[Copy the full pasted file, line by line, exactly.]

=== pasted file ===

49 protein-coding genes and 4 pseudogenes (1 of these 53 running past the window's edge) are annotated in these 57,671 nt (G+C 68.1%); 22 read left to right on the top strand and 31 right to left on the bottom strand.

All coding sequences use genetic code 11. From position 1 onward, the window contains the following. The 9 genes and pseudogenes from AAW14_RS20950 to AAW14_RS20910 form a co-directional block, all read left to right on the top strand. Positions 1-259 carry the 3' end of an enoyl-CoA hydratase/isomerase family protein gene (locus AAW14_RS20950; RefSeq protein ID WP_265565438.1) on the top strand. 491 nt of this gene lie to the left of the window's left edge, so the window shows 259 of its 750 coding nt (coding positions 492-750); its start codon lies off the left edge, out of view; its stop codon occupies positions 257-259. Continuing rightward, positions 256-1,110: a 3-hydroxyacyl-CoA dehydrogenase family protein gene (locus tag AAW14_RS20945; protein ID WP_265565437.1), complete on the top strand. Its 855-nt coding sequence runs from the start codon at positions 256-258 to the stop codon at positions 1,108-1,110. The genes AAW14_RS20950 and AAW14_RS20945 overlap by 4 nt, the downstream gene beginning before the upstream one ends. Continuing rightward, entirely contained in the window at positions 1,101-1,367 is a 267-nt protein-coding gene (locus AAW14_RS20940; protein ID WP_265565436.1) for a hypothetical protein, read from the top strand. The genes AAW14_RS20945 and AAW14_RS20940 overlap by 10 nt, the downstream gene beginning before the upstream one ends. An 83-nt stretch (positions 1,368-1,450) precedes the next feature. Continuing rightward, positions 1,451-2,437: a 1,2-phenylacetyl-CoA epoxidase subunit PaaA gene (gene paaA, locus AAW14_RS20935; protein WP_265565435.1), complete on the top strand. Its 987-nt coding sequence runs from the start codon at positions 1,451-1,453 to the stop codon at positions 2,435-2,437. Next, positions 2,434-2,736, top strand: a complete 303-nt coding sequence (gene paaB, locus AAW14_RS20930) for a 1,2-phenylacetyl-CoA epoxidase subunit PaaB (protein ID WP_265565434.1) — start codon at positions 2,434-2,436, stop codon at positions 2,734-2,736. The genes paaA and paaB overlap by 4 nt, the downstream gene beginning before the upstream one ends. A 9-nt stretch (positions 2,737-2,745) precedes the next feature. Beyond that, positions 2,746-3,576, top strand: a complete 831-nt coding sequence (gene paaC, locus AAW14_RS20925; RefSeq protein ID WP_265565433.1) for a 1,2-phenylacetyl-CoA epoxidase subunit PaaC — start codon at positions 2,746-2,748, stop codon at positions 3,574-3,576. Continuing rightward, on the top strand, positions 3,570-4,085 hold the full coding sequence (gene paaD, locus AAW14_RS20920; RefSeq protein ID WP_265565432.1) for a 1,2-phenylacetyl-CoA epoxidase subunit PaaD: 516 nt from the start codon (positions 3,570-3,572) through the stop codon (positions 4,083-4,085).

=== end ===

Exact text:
49 protein-coding genes and 4 pseudogenes (1 of these 53 running past the window's edge) are annotated in these 57,671 nt (G+C 68.1%); 22 read left to right on the top strand and 31 right to left on the bottom strand.

All coding sequences use genetic code 11. From position 1 onward, the window contains the following. The 9 genes and pseudogenes from AAW14_RS20950 to AAW14_RS20910 form a co-directional block, all read left to right on the top strand. Positions 1-259 carry the 3' end of an enoyl-CoA hydratase/isomerase family protein gene (locus AAW14_RS20950; RefSeq protein ID WP_265565438.1) on the top strand. 491 nt of this gene lie to the left of the window's left edge, so the window shows 259 of its 750 coding nt (coding positions 492-750); its start codon lies off the left edge, out of view; its stop codon occupies positions 257-259. Continuing rightward, positions 256-1,110: a 3-hydroxyacyl-CoA dehydrogenase family protein gene (locus tag AAW14_RS20945; protein ID WP_265565437.1), complete on the top strand. Its 855-nt coding sequence runs from the start codon at positions 256-258 to the stop codon at positions 1,108-1,110. The genes AAW14_RS20950 and AAW14_RS20945 overlap by 4 nt, the downstream gene beginning before the upstream one ends. Continuing rightward, entirely contained in the window at positions 1,101-1,367 is a 267-nt protein-coding gene (locus AAW14_RS20940; protein ID WP_265565436.1) for a hypothetical protein, read from the top strand. The genes AAW14_RS20945 and AAW14_RS20940 overlap by 10 nt, the downstream gene beginning before the upstream one ends. An 83-nt stretch (positions 1,368-1,450) precedes the next feature. Continuing rightward, positions 1,451-2,437: a 1,2-phenylacetyl-CoA epoxidase subunit PaaA gene (gene paaA, locus AAW14_RS20935; protein WP_265565435.1), complete on the top strand. Its 987-nt coding sequence runs from the start codon at positions 1,451-1,453 to the stop codon at positions 2,435-2,437. Next, positions 2,434-2,736, top strand: a complete 303-nt coding sequence (gene paaB, locus AAW14_RS20930) for a 1,2-phenylacetyl-CoA epoxidase subunit PaaB (protein ID WP_265565434.1) — start codon at positions 2,434-2,436, stop codon at positions 2,734-2,736. The genes paaA and paaB overlap by 4 nt, the downstream gene beginning before the upstream one ends. A 9-nt stretch (positions 2,737-2,745) precedes the next feature. Beyond that, positions 2,746-3,576, top strand: a complete 831-nt coding sequence (gene paaC, locus AAW14_RS20925; RefSeq protein ID WP_265565433.1) for a 1,2-phenylacetyl-CoA epoxidase subunit PaaC — start codon at positions 2,746-2,748, stop codon at positions 3,574-3,576. Continuing rightward, on the top strand, positions 3,570-4,085 hold the full coding sequence (gene paaD, locus AAW14_RS20920; RefSeq protein ID WP_265565432.1) for a 1,2-phenylacetyl-CoA epoxidase subunit PaaD: 516 nt from the start codon (positions 3,570-3,572) through the stop codon (positions 4,083-4,085).